• You must explicitly load all referenced assemblies or they might not be available to the application while offline. Assemblies are not loaded into the Internet Explorer cache until they are used. If the solution did not call a referenced assembly while online, that referenced assembly is not available offline. To ensure that all assemblies are loaded into the cache when the solution is opened online, call Load on each referenced assembly in the solution in the Startup event handler.

  • Your code must take the offline state into account, for example by making sure that the solution fails gracefully when trying to connect to databases or Web services while offline. Consider using data caching to maintain access to data in document-level customizations. For more information, see Caching Data.

  • Offline support might not be applicable for all solutions, so you might want to block a solution from running if there is no network connectivity.

If the system is in online mode and the assembly is unavailable when a document with managed code extensions is opened, Word and Excel will ask users if they would like to work offline and then attempt to load the assembly again. This is necessary because an explicit offline setting is required for Word or Excel to begin loading from the cache.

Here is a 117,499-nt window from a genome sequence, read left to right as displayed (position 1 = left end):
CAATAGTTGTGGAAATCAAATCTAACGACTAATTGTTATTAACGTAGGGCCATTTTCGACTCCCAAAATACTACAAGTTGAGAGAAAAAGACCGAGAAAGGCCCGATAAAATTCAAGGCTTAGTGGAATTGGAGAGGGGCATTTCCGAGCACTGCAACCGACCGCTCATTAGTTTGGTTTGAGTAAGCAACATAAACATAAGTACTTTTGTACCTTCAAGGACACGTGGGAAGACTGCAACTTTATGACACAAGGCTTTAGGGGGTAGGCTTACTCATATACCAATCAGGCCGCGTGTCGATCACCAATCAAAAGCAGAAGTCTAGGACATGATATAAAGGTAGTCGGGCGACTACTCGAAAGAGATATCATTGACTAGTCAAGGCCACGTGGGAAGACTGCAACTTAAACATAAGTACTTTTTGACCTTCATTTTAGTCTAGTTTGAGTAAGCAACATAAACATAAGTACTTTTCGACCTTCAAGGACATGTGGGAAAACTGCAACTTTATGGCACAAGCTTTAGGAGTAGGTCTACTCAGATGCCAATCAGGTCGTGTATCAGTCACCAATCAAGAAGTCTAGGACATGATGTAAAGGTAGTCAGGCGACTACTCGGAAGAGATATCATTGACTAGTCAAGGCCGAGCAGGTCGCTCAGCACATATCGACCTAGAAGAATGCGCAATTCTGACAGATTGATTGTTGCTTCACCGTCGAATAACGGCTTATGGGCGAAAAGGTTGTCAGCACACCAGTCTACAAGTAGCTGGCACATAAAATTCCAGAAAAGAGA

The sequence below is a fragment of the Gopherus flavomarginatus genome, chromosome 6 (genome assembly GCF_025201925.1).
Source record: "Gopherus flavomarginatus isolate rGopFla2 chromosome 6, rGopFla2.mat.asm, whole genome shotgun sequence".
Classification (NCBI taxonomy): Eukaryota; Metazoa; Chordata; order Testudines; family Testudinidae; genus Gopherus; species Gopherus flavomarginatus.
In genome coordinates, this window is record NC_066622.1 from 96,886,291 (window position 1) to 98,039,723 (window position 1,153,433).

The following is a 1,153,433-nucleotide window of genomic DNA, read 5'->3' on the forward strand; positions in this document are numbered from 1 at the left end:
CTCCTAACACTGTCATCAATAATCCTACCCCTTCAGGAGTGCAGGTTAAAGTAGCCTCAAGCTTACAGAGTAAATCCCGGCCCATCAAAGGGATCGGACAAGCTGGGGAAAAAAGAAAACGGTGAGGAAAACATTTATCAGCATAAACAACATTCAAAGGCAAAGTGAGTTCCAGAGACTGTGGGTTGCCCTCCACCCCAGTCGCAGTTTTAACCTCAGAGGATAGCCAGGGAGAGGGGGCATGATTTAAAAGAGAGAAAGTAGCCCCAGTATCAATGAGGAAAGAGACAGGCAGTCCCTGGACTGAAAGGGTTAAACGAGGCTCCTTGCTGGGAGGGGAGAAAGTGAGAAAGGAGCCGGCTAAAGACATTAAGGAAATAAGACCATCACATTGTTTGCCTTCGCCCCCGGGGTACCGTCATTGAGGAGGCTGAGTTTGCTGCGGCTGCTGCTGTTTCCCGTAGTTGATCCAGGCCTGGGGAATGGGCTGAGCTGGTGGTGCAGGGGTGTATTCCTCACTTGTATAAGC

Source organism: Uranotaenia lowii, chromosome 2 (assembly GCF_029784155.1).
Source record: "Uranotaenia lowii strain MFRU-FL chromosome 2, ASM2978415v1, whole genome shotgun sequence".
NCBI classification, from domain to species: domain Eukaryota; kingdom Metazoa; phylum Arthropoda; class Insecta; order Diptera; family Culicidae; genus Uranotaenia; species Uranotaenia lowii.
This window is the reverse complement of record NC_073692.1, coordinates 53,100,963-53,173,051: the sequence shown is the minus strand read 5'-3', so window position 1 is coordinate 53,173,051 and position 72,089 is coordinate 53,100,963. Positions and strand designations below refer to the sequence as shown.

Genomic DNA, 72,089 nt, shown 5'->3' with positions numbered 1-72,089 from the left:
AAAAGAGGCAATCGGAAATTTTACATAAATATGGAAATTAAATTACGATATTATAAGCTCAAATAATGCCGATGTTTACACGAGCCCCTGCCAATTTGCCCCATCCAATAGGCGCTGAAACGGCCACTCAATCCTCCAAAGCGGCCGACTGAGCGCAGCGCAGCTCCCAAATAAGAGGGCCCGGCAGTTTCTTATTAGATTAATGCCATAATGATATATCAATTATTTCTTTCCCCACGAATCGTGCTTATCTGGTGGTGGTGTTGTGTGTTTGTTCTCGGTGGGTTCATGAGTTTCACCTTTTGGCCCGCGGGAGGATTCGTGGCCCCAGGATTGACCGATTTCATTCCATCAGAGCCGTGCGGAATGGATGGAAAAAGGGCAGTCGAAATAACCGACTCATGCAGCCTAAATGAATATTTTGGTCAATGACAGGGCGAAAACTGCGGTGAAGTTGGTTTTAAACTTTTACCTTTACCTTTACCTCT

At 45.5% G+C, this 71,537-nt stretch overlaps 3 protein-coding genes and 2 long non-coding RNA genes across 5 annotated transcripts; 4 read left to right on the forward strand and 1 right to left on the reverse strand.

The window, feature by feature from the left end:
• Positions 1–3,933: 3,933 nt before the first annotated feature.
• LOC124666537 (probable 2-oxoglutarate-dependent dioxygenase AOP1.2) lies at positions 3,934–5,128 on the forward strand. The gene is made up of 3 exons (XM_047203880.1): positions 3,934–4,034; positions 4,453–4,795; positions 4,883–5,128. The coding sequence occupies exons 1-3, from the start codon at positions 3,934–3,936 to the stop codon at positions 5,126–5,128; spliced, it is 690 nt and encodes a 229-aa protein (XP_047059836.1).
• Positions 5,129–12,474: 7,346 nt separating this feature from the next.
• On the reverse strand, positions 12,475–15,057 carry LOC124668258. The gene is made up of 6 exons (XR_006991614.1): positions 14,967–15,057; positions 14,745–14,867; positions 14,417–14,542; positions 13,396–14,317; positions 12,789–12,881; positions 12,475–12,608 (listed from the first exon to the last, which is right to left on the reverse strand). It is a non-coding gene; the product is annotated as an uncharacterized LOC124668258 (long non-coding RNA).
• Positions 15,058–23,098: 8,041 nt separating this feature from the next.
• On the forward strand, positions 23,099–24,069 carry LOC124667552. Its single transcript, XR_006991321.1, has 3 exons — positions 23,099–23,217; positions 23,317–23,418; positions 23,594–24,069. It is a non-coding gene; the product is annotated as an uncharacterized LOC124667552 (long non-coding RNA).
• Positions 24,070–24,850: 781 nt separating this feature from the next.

The application manifest must use an HTTP or HTTPS path for the assembly to be cached, and the assembly must be stored in an accessible Web location. For more information, see How to: Deploy for Offline Use of Documents (2003 System).

For more information, see Supporting Offline Browsing in Applications and Components.

IntelliMirror provides a mechanism to cache files that are shared using a UNC path, for example \\appserver\officeapps\expenses. The client caching mechanism was introduced in Windows 2000 and is also available in Windows XP. There are two ways to set up caching of a share:

  • If you have a server that is running Windows Server 2003, you can set up caching on the share so that every client automatically synchronizes with the server when it connects. Ensure that Offline Settings for the share are correctly set.

  • If you have an older Windows server or a non-Windows server, you must set the caching options on the client computer. Right-click the share in an explorer window and then click Make Available Offline on the shortcut menu. The Offline Files Wizard appears, which enables you to set the share to automatically synchronize files.

If you are using IntelliMirror to provide offline access to the latest assembly, consider the following:

  • Each user must synchronize before attempting to use the solution offline for the first time.

For more information about IntelliMirror, see the Windows documentation.